As the testing pendulum has swung towards more engineering in recent years we’re facing a new issue, the prevalence of an engineering mono-culture. There’s a view that there’s one “correct” way to do things, which is an engineering way that nobody questions. As we become increasingly technical as testers we run the risk of losing diversity of thought and test ideas by becoming part of this mono-culture, an issue that can be compounded by a lack of diversity in the people within teams too:
- Studies show that women are increasingly put off by “all the technologies” job adverts.
- Some teams have a “people like us” mentality when it comes to hiring.
- The drive towards logic and engineering in decision making rather than human factors can put people off.
- An assumed inclusion of engineering backgrounds makes it harder for non-computer sciences graduates to engage.
Mono-culture is problematic for quality because it results in a bias towards a correct way of doing things. If we base quality within a team on the same shared biases then things are going to get missed.
Being different means different ideas!
As a member of the LGBTQ+ community I’ve identified bugs and design flaws in systems that weren’t obvious to my colleagues, such as noticing that a pensions tool didn’t allow for the selection of a Civil Partnership (an issue which would have put the system in breach of law). Other people could have found these issues, but they were easier for me to identify as they related directly to my life.
Everybody has a unique perspective on life, shaped by their background and personality, which can be a great heuristic for testing:
- Accessibility: People who are differently abled would have the most exposure to what works or doesn’t work for them.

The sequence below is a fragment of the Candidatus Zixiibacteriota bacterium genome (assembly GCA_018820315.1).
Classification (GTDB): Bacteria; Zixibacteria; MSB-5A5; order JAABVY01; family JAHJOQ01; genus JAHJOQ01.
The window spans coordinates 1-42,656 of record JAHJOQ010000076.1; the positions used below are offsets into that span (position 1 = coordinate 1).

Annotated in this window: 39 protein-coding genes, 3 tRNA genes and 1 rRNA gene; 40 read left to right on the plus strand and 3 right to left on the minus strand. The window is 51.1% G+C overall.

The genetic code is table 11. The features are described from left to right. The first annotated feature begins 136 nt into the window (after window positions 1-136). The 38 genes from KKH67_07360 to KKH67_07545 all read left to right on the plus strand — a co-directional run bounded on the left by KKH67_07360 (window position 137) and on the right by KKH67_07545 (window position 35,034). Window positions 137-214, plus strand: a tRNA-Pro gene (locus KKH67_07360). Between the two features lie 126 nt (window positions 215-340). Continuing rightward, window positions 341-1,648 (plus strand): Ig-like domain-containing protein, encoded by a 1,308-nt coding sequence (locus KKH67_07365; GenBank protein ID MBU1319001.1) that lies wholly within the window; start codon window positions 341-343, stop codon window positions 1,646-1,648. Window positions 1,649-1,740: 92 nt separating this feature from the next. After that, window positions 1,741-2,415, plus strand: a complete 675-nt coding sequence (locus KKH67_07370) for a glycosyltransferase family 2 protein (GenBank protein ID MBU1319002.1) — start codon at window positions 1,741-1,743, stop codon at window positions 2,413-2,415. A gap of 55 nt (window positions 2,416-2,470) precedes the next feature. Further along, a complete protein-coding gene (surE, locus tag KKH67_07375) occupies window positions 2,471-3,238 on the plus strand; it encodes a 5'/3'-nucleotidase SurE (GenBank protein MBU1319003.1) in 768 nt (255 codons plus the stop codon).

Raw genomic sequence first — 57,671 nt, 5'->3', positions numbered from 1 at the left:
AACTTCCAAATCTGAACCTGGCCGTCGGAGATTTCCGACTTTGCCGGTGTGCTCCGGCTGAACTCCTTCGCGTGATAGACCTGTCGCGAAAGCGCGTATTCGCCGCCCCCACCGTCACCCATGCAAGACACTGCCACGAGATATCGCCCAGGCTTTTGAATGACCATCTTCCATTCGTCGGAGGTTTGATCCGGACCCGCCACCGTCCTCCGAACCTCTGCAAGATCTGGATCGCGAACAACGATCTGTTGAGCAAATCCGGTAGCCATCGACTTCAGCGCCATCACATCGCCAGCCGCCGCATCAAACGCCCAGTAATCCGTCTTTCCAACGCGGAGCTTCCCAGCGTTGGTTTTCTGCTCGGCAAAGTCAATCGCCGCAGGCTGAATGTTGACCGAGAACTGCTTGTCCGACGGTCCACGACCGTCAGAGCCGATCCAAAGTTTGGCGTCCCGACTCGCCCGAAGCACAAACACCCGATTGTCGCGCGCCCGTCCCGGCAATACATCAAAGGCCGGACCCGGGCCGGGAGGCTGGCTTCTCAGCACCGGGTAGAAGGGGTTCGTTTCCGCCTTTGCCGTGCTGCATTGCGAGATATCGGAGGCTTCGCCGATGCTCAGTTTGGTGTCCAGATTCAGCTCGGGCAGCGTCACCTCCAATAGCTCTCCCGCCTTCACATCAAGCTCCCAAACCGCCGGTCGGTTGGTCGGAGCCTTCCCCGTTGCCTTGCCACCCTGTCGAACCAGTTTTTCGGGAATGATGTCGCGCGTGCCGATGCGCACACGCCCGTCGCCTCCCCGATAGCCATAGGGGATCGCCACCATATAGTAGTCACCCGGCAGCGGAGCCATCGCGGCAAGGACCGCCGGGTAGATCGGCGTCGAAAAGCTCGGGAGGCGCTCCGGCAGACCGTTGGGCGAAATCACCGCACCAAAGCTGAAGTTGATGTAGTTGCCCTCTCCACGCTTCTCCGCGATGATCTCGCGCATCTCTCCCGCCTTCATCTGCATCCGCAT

- Localisation: People fluent in the languages and cultures being used will be able to inform greatly on what would make sense.
- Usability: Reading comprehension, short term memory, how you use a screen; everybody has different ways of doing things so can have an idea on what would work.
The more diverse our teams are, the more we’re able to tap into these different view points and increase the quality of what we design and build. Something that we lose if we ignore the human side of testing in favour of only engineering.
But wait, there’s more!
As testers we frequently put ourselves into the shoes of other users; our empathy for them allows us to test with them in mind. Having a diverse workforce or team can open our eyes to types of people that we didn’t even know existed and increase our knowledge of our potential user base.
Smash the mono-culture!
By supporting diversity of people and thought we gain the potential to widen the scope of our testing just by using the most readily available heuristic there is: ourselves. Let’s challenge the prevalence of mono-culture and make sure that we don’t allow hidden biases to mean that we don’t see issues.
- Support or create Diversity and Inclusion groups at our places of work.
- Ensure that job adverts use language that’s appealing for more types of people.
- Create an environment that’s welcoming and pleasant for a diverse group of people.
- Challenge colleagues to be more diverse in their thinking.
- Point out when everyone is behaving like there are no other options; there’s always other options we can consider.
- We can bring our authentic self, emotions and all, to discussions to ensure that we’re not being washed along in a tide of the same people having the same thoughts.
- Support people’s diverse viewpoints and give them the consideration and respect they deserve.
- Give the time for introverts to think and voice their opinions.
- We can educate ourselves on diversity topics so that we can learn to think like different people and how to work with those people.
As testers we’re engineers and we’re human. Let’s use both.
This blog post was inspired by a talk that I made at Test Brekkie on The Human Side of Testing that Scott Logic hosted on 6th February 2019.